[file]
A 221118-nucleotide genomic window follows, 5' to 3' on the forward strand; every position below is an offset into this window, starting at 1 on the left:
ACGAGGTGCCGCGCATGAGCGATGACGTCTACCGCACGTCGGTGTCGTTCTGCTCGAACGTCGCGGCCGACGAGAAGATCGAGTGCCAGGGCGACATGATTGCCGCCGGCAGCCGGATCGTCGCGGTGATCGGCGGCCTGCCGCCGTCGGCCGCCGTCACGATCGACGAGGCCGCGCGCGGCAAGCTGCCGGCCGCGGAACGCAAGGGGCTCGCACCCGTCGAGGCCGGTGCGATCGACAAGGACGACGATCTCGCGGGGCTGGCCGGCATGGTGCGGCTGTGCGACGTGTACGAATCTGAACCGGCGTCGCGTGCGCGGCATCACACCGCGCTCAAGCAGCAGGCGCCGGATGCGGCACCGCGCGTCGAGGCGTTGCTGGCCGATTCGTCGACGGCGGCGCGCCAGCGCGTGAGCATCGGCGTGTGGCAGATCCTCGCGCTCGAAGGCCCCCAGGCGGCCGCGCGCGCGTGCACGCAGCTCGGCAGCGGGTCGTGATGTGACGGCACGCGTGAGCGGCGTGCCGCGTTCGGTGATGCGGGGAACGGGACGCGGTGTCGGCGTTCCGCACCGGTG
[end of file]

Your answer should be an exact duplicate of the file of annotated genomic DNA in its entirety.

A 221118-nucleotide genomic window follows, 5' to 3' on the forward strand; every position below is an offset into this window, starting at 1 on the left:
ACGAGGTGCCGCGCATGAGCGATGACGTCTACCGCACGTCGGTGTCGTTCTGCTCGAACGTCGCGGCCGACGAGAAGATCGAGTGCCAGGGCGACATGATTGCCGCCGGCAGCCGGATCGTCGCGGTGATCGGCGGCCTGCCGCCGTCGGCCGCCGTCACGATCGACGAGGCCGCGCGCGGCAAGCTGCCGGCCGCGGAACGCAAGGGGCTCGCACCCGTCGAGGCCGGTGCGATCGACAAGGACGACGATCTCGCGGGGCTGGCCGGCATGGTGCGGCTGTGCGACGTGTACGAATCTGAACCGGCGTCGCGTGCGCGGCATCACACCGCGCTCAAGCAGCAGGCGCCGGATGCGGCACCGCGCGTCGAGGCGTTGCTGGCCGATTCGTCGACGGCGGCGCGCCAGCGCGTGAGCATCGGCGTGTGGCAGATCCTCGCGCTCGAAGGCCCCCAGGCGGCCGCGCGCGCGTGCACGCAGCTCGGCAGCGGGTCGTGATGTGACGGCACGCGTGAGCGGCGTGCCGCGTTCGGTGATGCGGGGAACGGGACGCGGTGTCGGCGTTCCGCACCGGTG